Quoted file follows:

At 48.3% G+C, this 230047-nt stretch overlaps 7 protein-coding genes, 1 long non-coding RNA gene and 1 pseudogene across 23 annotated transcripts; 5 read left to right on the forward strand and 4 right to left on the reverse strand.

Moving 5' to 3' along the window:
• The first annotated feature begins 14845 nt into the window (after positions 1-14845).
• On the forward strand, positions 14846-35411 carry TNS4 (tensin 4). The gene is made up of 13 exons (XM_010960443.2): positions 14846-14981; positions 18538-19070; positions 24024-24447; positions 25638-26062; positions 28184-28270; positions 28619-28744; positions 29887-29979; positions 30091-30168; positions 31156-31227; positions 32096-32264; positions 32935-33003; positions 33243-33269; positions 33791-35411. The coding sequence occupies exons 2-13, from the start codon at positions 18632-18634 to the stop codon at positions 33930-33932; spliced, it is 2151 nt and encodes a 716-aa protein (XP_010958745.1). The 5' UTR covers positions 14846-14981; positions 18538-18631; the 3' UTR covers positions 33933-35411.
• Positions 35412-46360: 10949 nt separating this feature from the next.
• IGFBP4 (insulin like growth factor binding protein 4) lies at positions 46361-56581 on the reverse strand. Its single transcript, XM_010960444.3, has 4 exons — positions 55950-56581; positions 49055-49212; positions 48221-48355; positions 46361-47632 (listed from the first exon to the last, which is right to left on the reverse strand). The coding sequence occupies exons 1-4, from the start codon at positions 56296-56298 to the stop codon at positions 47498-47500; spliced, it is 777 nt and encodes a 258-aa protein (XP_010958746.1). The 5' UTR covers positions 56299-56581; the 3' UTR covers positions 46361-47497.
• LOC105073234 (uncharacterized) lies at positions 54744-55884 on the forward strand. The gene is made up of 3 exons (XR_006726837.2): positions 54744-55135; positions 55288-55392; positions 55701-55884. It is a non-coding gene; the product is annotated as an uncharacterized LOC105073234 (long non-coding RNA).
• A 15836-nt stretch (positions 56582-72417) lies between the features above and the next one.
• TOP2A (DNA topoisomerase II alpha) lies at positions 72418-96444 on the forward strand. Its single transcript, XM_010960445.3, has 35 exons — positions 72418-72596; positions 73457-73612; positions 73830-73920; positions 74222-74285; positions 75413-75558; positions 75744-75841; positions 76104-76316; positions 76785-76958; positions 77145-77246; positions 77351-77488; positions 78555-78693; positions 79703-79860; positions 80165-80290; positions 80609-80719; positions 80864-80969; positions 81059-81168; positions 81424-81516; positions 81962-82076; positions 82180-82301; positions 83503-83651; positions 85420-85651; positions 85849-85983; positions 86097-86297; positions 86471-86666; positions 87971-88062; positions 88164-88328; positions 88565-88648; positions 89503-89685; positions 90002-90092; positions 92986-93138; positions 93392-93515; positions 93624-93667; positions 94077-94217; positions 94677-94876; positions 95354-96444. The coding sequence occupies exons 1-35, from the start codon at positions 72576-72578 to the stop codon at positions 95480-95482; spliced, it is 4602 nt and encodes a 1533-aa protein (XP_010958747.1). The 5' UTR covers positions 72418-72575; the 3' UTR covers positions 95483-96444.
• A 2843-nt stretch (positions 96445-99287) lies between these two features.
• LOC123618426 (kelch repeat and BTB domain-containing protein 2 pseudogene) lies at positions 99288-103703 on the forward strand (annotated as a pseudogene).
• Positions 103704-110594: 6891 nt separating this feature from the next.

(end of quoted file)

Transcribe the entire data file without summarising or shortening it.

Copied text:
At 48.3% G+C, this 230047-nt stretch overlaps 7 protein-coding genes, 1 long non-coding RNA gene and 1 pseudogene across 23 annotated transcripts; 5 read left to right on the forward strand and 4 right to left on the reverse strand.

Moving 5' to 3' along the window:
• The first annotated feature begins 14845 nt into the window (after positions 1-14845).
• On the forward strand, positions 14846-35411 carry TNS4 (tensin 4). The gene is made up of 13 exons (XM_010960443.2): positions 14846-14981; positions 18538-19070; positions 24024-24447; positions 25638-26062; positions 28184-28270; positions 28619-28744; positions 29887-29979; positions 30091-30168; positions 31156-31227; positions 32096-32264; positions 32935-33003; positions 33243-33269; positions 33791-35411. The coding sequence occupies exons 2-13, from the start codon at positions 18632-18634 to the stop codon at positions 33930-33932; spliced, it is 2151 nt and encodes a 716-aa protein (XP_010958745.1). The 5' UTR covers positions 14846-14981; positions 18538-18631; the 3' UTR covers positions 33933-35411.
• Positions 35412-46360: 10949 nt separating this feature from the next.
• IGFBP4 (insulin like growth factor binding protein 4) lies at positions 46361-56581 on the reverse strand. Its single transcript, XM_010960444.3, has 4 exons — positions 55950-56581; positions 49055-49212; positions 48221-48355; positions 46361-47632 (listed from the first exon to the last, which is right to left on the reverse strand). The coding sequence occupies exons 1-4, from the start codon at positions 56296-56298 to the stop codon at positions 47498-47500; spliced, it is 777 nt and encodes a 258-aa protein (XP_010958746.1). The 5' UTR covers positions 56299-56581; the 3' UTR covers positions 46361-47497.
• LOC105073234 (uncharacterized) lies at positions 54744-55884 on the forward strand. The gene is made up of 3 exons (XR_006726837.2): positions 54744-55135; positions 55288-55392; positions 55701-55884. It is a non-coding gene; the product is annotated as an uncharacterized LOC105073234 (long non-coding RNA).
• A 15836-nt stretch (positions 56582-72417) lies between the features above and the next one.
• TOP2A (DNA topoisomerase II alpha) lies at positions 72418-96444 on the forward strand. Its single transcript, XM_010960445.3, has 35 exons — positions 72418-72596; positions 73457-73612; positions 73830-73920; positions 74222-74285; positions 75413-75558; positions 75744-75841; positions 76104-76316; positions 76785-76958; positions 77145-77246; positions 77351-77488; positions 78555-78693; positions 79703-79860; positions 80165-80290; positions 80609-80719; positions 80864-80969; positions 81059-81168; positions 81424-81516; positions 81962-82076; positions 82180-82301; positions 83503-83651; positions 85420-85651; positions 85849-85983; positions 86097-86297; positions 86471-86666; positions 87971-88062; positions 88164-88328; positions 88565-88648; positions 89503-89685; positions 90002-90092; positions 92986-93138; positions 93392-93515; positions 93624-93667; positions 94077-94217; positions 94677-94876; positions 95354-96444. The coding sequence occupies exons 1-35, from the start codon at positions 72576-72578 to the stop codon at positions 95480-95482; spliced, it is 4602 nt and encodes a 1533-aa protein (XP_010958747.1). The 5' UTR covers positions 72418-72575; the 3' UTR covers positions 95483-96444.
• A 2843-nt stretch (positions 96445-99287) lies between these two features.
• LOC123618426 (kelch repeat and BTB domain-containing protein 2 pseudogene) lies at positions 99288-103703 on the forward strand (annotated as a pseudogene).
• Positions 103704-110594: 6891 nt separating this feature from the next.